Will Pakistan Become a Theocracy? III

in homistan

talibothra

I.

Dear NYT editorial page,

Let’s talk.

I know you are really into this ____ miles from Islamabad schtick. It is a good schtick. Mainly because your dwindling readership cannot actually place Islamabad on a map. Nor do they have any sense of its physicality. Can you name a prominent landmark in Islamabad? Do you know what the terrain looks like? Precisely because it is an indeterminate space, you can project on it the Mothra Flies Towards Tokyo scenario that seems to be moving so much copy lately.

You begin your editorial with a telling sentence:

“If the Indian Army advanced within 60 miles of Islamabad, you can bet Pakistan’s army would be fully mobilized and defending the country in pitched battles.”

I bet your readers would know that India has a standing army of nearly 1.2 million. If even half of those were to show up in Pakistan, it would indeed be the Game Over scenario with which you begin. Ok, we are now talking doomsday. What’s next?

“Yet when the Taliban got that close to the capital on Friday, pushing into the key district of Buner, Pakistani authorities sent only several hundred poorly equipped and underpaid constabulary forces.”

Oh, man! the “Taliban”! I guess reading those two sentences together we are to assume that the “Taliban” are 1. A country’s army and 2. HUGE. Maybe 1.2 million huge! So you are absolutely right that some several hundred poor old constables (constables!) are gonna get crushed.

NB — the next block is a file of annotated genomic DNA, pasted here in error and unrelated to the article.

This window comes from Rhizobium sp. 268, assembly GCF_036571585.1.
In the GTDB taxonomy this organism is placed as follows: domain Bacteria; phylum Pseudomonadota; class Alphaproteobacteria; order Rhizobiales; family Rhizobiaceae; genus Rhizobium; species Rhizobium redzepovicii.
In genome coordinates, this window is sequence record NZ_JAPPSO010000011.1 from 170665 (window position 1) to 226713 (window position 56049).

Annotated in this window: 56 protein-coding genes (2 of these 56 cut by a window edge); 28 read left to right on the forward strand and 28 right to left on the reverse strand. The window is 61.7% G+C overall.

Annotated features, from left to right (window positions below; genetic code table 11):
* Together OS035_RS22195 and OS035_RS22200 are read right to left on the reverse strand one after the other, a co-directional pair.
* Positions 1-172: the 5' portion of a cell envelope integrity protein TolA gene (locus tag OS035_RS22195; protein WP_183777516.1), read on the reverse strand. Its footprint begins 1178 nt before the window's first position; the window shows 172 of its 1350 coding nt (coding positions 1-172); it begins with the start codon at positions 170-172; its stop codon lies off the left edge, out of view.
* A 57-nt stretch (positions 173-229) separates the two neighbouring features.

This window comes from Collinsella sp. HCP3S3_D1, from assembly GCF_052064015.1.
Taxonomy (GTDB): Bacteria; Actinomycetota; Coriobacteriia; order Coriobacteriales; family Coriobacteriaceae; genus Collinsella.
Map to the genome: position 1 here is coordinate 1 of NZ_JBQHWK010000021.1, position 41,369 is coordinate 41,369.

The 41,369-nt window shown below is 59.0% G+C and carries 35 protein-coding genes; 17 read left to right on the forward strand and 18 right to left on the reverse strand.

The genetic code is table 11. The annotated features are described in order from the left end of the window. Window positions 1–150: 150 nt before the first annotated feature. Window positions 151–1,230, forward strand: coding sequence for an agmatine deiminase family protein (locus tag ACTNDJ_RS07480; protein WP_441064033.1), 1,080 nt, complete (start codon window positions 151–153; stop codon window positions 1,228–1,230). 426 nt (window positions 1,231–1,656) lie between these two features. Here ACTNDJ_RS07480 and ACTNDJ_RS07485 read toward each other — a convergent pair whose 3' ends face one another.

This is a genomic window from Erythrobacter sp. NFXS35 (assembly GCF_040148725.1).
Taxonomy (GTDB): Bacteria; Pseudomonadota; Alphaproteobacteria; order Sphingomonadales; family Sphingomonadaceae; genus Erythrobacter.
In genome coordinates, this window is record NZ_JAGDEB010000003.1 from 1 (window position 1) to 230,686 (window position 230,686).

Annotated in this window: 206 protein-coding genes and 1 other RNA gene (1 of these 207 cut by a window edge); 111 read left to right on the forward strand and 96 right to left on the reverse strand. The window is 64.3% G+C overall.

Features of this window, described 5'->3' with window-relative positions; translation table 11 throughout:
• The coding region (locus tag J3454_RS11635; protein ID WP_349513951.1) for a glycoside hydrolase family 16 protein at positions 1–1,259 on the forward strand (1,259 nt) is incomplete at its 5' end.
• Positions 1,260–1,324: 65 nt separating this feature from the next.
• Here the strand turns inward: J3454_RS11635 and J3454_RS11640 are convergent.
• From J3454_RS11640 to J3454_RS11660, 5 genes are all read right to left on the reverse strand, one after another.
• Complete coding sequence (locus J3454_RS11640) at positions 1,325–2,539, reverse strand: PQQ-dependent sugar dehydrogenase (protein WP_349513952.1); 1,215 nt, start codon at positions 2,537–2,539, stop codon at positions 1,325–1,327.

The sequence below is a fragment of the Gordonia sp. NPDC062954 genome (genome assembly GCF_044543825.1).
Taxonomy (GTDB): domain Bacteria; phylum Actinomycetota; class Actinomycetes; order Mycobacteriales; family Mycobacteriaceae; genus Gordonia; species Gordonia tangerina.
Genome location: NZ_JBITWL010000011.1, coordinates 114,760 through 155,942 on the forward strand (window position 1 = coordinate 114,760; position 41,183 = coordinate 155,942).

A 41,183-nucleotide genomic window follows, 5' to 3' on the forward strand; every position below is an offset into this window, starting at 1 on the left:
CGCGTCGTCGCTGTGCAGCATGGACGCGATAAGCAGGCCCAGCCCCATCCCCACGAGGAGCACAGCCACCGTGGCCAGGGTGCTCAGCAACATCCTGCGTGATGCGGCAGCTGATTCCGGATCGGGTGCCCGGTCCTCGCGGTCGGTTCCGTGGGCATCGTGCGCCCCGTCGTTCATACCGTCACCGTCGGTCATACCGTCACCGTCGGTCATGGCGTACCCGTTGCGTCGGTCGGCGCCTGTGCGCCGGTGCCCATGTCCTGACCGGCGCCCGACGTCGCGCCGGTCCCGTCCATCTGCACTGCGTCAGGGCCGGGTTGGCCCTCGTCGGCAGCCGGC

How is it that the “Taliban” which are only estimated to be 10,000 to 15,000 in Afghanistan became a million strong in Pakistan? Oh, I know. It is because Pakistan is a nuclear state. And when the small Talibaby crawled over the Durand Line, it was exposed to the shameful rays generated by the nuclear test. And it became TALIBOTHRA! Huge! And now it Flies Towards Islamabad.

Clearly the dumb-as-bricks “most Pakistanis” “do not fully understand the mortal threat” of the TALIBOTHRA. How could they? It isn’t like they have played host to these millions of Afghan refugees since 1979. It isn’t like their army was explicitly told and funded to train and equip them for over a decade. No, “most Pakistanis” know less about TALIBOTHRA then the editorial staff of New York Times. And it knows best.

What it knows not is that the TALIBOTHRA in Pakistan (after the nuclear rays) amounts to 10,000 or so fighters. The standing Pakistani army is over half a million. That’s sheer numbers. 10,000 against 500,000 makes no sense outside of Zack Snyder’s feverish imagination (and he’d be rooting for the 10k, just saying).

So, why so afraid NYT? What’s really bothering you? Is it that there is a civilian government cutting deals with religious nuts? Is that the problem? Does the history of that region’s constitutional freedoms mean nothing to you? And if your argument is that the human rights violations are too fundamentally egregious, is a military assault and a guerilla war amid civilian populations, your only recommendation? But, that’s not really your concern, is it, dear NYT editorial page. Don’t be shy, just say it:

“And — most frightening of all — if the army cannot or will not defend its own territory against the militants, how can anyone be sure it will protect Pakistan’s 60 or so nuclear weapons?”

Ah, the weapons, the weapons. They need to be protected. Do I detect a hint of contradiction here? I mean, how can you trust General Kayani to protect the weapons if you cannot trust him to fight TALIBOTHRA? Tsk. I think you missed a real chance in your conclusion there. Instead of the weak-chinned “oh-we-have-two-bills-on-the-hill” shite, you’d have been the real America-Fuck-Yeah!, you should have asked for an outright invasion of Pakistan. Only the American Force can protect the nukes, put the “weak civilian leaders” in their place, and take out TALIBOTHRA!

Yes!

II.

Dear Hanif,